That brings us to the biggest problem so to speak. While it is a fair for any sequel to expect some level of existing audience knowledge, this film is 100% for existing fans only. It is not accessible to newcomers as there are many callbacks with minimal explanation. As confirmed by a friend of mine, seeing it fresh and being confused throughout (admittedly he went in thinking it was a Running Man reboot). That said, the way the story developed and evolved areas of the first film really impressed me. It’s a film that’s less interested on being a continuation and more an expansion. There’s a real strong theme over perceptions of reality through artificial minds driven a surprisingly rewarding subplot between K and his holographic/computer girlfriend Joi (Ana de Armas – Knock Knock)... take a moment to consider that K is quiet, socially awkward guy with an imaginary girlfriend. Nerd cultures most relatable protagonist ever? Anyway, the pair accepts they are both artificial but define themselves as real to each other by the feelings they share. If you enjoyed the way 2013s Her explored the practicalities of such a relationship (which I did... a lot), this will equally hit home with you. In fact, a particularly surrogate syncing scene was my highlight of the film. There’s a bit less action this time around but it lands in quick and effective bursts to accentuate moments of the story rather than forming set piees. Most fights or shoot-outs are rapidly done due to the efficiency of the Replicants involved, which makes a particular final showdown all the more impactful for its duration. The film may also be a touch too long, pushing past 2 hours 30 but it’s methodically structured and paced throughout.
There’s one other significant fault that I’m surprised in calling out but there were issues with Harrison Ford’s contributions to the film. Now, I did enjoy him on screen and in particular the whole first meeting between him and Gosling was excellent but at no point did I feel like I was seeing Rick Deckard again. This is Harrison Ford being Harrison Ford in the same kind of lovable way that worked for The Force Awakens but Deckard was meant to be a more sombre and contrasting for him, and he doesn’t recreate that performance here. On the other hand, I have nothing but good things to say about Ryan Gosling in this film. The character suits him perfectly as he conveys the hollow defeated nature of a world that will always see him as a lower class.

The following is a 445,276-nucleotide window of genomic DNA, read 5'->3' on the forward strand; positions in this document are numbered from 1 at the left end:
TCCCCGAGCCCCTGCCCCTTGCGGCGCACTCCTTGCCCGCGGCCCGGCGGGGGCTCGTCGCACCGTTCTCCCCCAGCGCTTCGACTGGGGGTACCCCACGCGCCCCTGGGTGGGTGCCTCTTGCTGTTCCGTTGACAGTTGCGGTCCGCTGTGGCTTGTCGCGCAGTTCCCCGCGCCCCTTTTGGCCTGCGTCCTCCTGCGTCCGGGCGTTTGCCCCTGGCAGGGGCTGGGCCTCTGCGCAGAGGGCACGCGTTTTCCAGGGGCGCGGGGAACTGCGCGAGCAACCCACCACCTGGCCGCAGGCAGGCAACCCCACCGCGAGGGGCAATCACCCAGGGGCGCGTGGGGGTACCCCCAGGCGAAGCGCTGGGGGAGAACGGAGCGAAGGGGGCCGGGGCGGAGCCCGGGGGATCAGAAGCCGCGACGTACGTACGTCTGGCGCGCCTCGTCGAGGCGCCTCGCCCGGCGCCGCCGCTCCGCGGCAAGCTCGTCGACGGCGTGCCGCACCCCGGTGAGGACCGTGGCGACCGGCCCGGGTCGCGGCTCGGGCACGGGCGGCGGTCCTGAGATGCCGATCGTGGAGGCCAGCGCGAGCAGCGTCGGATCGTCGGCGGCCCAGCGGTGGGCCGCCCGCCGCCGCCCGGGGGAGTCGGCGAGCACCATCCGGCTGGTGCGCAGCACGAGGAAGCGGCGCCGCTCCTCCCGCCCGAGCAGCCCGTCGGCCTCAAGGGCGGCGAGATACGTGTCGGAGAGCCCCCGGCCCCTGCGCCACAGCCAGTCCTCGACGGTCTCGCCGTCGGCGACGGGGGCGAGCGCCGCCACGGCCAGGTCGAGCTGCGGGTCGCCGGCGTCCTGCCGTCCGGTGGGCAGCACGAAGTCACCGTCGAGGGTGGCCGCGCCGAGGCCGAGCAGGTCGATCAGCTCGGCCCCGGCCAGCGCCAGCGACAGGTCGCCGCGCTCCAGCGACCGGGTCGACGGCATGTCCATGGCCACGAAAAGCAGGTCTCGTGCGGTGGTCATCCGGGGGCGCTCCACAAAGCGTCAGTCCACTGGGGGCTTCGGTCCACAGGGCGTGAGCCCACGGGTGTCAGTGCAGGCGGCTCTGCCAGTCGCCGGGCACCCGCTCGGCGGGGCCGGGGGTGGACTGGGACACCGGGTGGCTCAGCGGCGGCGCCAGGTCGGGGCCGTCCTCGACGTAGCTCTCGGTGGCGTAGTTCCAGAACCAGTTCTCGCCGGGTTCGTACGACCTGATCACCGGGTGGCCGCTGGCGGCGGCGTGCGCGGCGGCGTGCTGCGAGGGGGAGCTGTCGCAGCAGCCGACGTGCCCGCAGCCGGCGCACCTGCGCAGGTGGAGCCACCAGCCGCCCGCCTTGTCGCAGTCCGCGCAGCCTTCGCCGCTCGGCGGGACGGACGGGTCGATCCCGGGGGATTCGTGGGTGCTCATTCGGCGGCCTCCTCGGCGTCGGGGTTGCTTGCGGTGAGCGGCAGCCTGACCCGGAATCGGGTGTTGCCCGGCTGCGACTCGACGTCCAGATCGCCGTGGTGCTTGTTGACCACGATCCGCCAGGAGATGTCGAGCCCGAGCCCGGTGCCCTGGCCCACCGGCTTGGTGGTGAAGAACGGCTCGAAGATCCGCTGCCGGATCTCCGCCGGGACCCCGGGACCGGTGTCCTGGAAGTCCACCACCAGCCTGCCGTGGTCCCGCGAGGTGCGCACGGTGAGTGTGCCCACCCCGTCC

Elsewhere, the film has a strong ensemble of smaller supporting roles. While Jared Leto’s blind head of the Wallace corporation feels the wrong kind of artificial, the rest all serve to enhance the film. This includes Dave “Drax” Bautista, Robin Wright (The Princess Bride), Mackenzie Davis (The Martian), Barkhad “I’m the Captain now” Abdi and Lennie “Walking Dead’s Morgan” James (playing it very crazy Morgan).
The film does end with many things unresolved and questions unanswered.... but in this Blade Runner, what the hell did you expect? An credits gag reel before a post-credits coda that ties it all together? 2049 is a respective trip back to a fascinating world with a story that’s just smarter than you think it is. Look out for plenty of Easter Eggs (like the Sulaco from Aliens making an appearance). Most importantly of all, I left wanting to see what happens next should Ridley Scott wish to go there. Whether in 3 years or another 30, there are still more things to see that we wouldn’t believe.